This section of Mountaintown Creek is not mentioned in the guide books. Saturday, March 7th. Dave Chaney (Kayak) was a wonderful leader in showing 3 newcomers down Mountaintown Creek (class I-II), in Gilmer County. The newcomers to the creek were Kay Hess (solo canoe), Tony Colquitt (Kayak), and me (solo canoe), although Tony had previously done the last section of our trip.

We put in the river at the GA 52 bridge with a light rain, which ended by 1:00. Within the first few feet we encountered a narrow, technical, rock strewn section which got our adrenaline pumping. After paddling just a VERY short way we had to scout our first dead fall.The creek has many of these, so let a paddler with experience on Mountaintown Creek take you down the first time. We were just able to get our boats over the dead fall. I wish I knew what the level was. Any less water and we would have had to get out of our canoes to make it over the dead fall.

As we paddled, we had to be very observant because just below the surface loomed many unforeseen hazards like rocks and tree limbs. The creek gradually increased in width, but not much. Houses were few and the ones encountered were very tastefully blended into the setting.As we proceeded down the creek we encountered 4 to5 more dead falls. One we HAD to portage. With Dave’s help the steep banks were no obstacle.

Another dead fall which gave us some problems appeared to be clear across the creek at the top of one of the toughest rapids. Dave went down to scout it and instructed us to run it far, far river left, actually skirting the bank’s tree limbs. As we sat below this rapid we all commented how all its play spots were now covered by the pine’s branches,and all the fun ways to run it were now obstructed by the pine tree. This massive tree had only left room enough for a canoe to pass by what once had been it’s top.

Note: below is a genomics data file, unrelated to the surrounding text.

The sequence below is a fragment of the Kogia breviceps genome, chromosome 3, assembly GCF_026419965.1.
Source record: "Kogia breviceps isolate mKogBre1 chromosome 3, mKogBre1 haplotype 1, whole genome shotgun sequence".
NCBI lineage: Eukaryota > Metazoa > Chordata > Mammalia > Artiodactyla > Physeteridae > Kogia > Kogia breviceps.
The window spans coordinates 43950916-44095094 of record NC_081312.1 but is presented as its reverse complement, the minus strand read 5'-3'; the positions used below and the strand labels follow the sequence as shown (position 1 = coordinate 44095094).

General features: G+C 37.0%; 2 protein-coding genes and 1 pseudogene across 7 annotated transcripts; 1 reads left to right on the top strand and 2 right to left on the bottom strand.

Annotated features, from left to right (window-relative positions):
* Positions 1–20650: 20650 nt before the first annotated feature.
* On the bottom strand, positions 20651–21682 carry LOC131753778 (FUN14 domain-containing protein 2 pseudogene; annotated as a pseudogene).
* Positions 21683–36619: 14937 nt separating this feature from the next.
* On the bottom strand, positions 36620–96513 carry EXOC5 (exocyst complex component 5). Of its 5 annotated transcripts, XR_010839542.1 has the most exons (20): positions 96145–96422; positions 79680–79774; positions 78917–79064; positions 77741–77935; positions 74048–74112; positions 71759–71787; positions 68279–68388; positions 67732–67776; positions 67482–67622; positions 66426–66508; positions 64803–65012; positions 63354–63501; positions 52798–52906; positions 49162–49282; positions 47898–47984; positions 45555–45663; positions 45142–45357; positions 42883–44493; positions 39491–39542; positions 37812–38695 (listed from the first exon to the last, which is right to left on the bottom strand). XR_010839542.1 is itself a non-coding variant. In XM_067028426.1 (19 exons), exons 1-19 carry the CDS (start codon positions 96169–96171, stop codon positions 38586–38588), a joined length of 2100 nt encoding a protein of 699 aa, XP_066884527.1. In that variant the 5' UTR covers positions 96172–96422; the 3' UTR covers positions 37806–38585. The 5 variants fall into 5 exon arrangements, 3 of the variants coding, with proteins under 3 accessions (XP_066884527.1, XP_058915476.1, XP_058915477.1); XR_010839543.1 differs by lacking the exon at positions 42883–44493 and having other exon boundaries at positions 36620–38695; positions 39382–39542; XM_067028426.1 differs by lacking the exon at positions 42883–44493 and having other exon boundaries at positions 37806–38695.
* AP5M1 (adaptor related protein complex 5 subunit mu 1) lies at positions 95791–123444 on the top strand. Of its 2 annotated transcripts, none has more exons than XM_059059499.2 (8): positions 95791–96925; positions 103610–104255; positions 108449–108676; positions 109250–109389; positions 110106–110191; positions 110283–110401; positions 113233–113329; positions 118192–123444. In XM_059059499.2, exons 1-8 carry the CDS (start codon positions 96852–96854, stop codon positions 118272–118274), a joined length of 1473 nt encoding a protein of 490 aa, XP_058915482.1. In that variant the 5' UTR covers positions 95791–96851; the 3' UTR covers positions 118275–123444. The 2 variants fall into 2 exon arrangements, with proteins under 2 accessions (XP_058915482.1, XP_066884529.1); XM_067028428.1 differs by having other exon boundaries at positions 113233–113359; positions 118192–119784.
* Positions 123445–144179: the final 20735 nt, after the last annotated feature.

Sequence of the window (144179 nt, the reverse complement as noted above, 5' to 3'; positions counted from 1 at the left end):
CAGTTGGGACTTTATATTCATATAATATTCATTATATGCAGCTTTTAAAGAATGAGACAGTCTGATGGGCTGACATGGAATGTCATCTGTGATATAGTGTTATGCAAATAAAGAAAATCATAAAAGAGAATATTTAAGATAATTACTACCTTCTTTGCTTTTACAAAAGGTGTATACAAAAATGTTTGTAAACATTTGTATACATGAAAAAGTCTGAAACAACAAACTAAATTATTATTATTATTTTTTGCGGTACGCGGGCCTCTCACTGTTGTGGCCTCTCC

Another dead fall was encountered which seemed to pose some problems. Dave’s scouting again solved the problem. The dead fall had fallen so there was just enough room to get under it at it’s base, but a large rock loomed only a few feet past the low tree. We could see that the horizon line was visible about 40 feet past the downed tree. Upset here and you’re not sure what you’re getting into. Dave positioned his kayak right below the opening under the tree and helped push us away from the large rock just a few feet away. We all made it under the tree unscathed, but a couple of rock laden small drops lay beyond. We finally got off the creek about 4:00 at the Rt. 282bridge.

What a wonderful trip! It’s too bad the creek has so-o-o-o many dead falls and it can only be run after a good rain. If you care to try this section of Mountaintown Creek, make sure you go with someone who knows the creek. It may only be a class I-II run, but the hazards make it a class III, and you need to have practiced your safety skills. Danger can loom around every bend. Thanks again Dave, Kay and Tony for a MOST enjoyable trip.

by Cathee Gallant
From The Eddy Line, April 1990